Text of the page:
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Erik Larson, Wood River Middle School
Idaho International Education Task Force

Sergio Gutierrez was born in Chihuahua, Mexico in 1955 and came to the United States the following year with his parents, brothers and sisters. Moving with the change of seasons and working in the fields of California’s agricultural valleys, Sergio and his family were to eventually settle permanently in southwestern Idaho. Graduating from Idaho public schools and earning a degree from Boise State University, Sergio was doing what thousands of Mexican immigrants have done: immigrate, assimilate, succeed and contribute. What makes Mr. Gutierrez’s story unique is that he is now Judge Gutierrez of the Idaho Court of Appeals, the first Latino appointee in our state’s history. Many expect that one day he will occupy a seat on the Idaho Supreme Court.

Judge Gutierrez’s parents brought the family to Idaho for the same reasons that attract the growing influx of Latinos today: jobs and opportunity. With Mexico’s staggering degree of poverty--as well as its struggle to provide the necessities of education, medical care and a jurisprudence system free of corruption, infrastructures expected in a democracy--Idaho is seen as a land of unlimited opportunity for people willing to work hard. Like the thousands of European and Asian immigrants who flocked to Idaho in the late 1800’s to seek their fortunes in the mining camps, Latinos in Idaho are presently working in agriculture, the service industries and as professionals in education, medicine, computer engineering, and as noted, at the highest levels of our state’s judiciary.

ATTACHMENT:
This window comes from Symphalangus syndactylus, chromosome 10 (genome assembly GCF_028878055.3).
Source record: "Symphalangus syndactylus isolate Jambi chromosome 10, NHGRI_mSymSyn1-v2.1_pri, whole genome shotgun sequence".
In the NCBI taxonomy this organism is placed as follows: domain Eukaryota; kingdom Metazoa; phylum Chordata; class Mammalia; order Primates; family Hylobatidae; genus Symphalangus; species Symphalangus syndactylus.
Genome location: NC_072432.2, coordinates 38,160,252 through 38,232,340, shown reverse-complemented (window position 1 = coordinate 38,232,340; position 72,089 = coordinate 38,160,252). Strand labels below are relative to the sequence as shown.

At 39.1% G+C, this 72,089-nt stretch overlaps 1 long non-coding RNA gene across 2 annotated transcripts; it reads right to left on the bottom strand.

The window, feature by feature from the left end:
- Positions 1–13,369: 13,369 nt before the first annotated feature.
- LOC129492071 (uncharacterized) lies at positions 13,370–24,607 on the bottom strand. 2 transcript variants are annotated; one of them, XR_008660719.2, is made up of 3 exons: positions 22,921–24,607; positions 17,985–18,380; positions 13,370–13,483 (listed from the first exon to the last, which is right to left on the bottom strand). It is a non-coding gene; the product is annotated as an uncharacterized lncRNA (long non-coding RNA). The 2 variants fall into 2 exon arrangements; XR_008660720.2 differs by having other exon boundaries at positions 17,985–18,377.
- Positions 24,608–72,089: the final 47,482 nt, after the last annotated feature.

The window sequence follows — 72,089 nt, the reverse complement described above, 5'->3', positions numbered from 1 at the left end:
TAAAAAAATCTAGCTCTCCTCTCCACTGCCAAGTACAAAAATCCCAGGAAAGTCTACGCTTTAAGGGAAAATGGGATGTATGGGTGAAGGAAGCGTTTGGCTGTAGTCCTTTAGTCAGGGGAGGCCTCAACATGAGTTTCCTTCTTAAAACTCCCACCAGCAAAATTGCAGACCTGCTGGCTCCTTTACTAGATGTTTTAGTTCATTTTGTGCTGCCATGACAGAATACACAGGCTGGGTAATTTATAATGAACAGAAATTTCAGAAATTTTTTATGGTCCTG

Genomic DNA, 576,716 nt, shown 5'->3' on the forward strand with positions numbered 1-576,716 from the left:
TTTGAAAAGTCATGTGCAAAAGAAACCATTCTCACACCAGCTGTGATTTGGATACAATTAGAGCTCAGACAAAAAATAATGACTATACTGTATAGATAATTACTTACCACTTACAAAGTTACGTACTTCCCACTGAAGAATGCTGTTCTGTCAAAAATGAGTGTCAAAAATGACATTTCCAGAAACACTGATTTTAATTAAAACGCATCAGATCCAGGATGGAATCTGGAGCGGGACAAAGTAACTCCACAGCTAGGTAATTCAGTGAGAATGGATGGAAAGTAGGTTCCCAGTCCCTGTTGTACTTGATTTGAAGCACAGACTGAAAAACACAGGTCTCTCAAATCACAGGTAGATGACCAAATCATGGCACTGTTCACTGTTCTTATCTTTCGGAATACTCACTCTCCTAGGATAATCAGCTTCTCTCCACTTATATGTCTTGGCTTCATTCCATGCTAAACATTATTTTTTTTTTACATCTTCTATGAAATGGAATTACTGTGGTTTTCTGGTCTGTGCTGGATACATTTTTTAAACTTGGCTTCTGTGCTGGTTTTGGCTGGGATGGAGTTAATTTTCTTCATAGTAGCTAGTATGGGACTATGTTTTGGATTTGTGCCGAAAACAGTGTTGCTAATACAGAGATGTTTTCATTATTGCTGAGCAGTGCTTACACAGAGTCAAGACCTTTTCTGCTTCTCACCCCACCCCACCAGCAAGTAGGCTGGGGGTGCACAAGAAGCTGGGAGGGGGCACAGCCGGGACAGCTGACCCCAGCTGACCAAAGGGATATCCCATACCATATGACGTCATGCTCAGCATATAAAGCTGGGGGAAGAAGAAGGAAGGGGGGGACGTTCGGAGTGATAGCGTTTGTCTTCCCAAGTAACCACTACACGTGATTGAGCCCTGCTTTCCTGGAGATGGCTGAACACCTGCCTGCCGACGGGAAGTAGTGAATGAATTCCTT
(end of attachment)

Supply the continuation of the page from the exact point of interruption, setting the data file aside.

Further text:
Idaho and Mexico have an interconnected history that goes back before statehood. Vaquero and packer Jesus Urquides ran a prosperous business hauling supplies between Boise and the mines of southern Idaho. Hundreds of Mexicans worked as miners throughout the state and have given numerous towns, cities, creeks and lakes their names: Orofino, Orogrande, Alturas, to name a few. In the early 1900’s over 60% of the labor force working on the numerous railroad lines that crossed our state were Mexican immigrants. Since the 1920’s and continuing to the present, there has been a significant Latino workforce in all aspects of agriculture and stock production. Idaho farmers and ranchers acknowledge that without the efforts and sacrifices of Latino field hands and vaqueros, running a successful farm or ranch today might be nearly impossible.
As Idaho public schools teachers, it will be our responsibility to teach our current and future students--Anglos, Latinos, Asians, African-Americans, etc.--the rich history that connects our state and the country of Mexico. With Latino growth in Idaho expected to reach 160,00 in 2015 and 200,000 in 2025, we have an opportunity to teach the lessons of inclusion, tolerance and acceptance to a new generation of Idahoans, something that few immigrant peoples have enjoyed. These are lessons worth fighting for.

Geography and Cultures: Western Hemisphere




Social Science Exploratory


World History (Humanities)


U.S. History 1


U.S. History 2


American Government




Enrique Camarillo
Boise, Idaho

Yo conosco (I know), yo recuerdo (I remember) crowded streets, conflicting sounds, and layer upon layer of history. This is my home of Mexico City, where I grew up, lived and loved life in the embrace of a Mexican family of seven people. Most Americans think of the crime, pollution, and poverty when they think of my city. It is this, but behind the shanty towns and the violence is a city thriving with history, passion and culture. Let me tell you about my Mexico….

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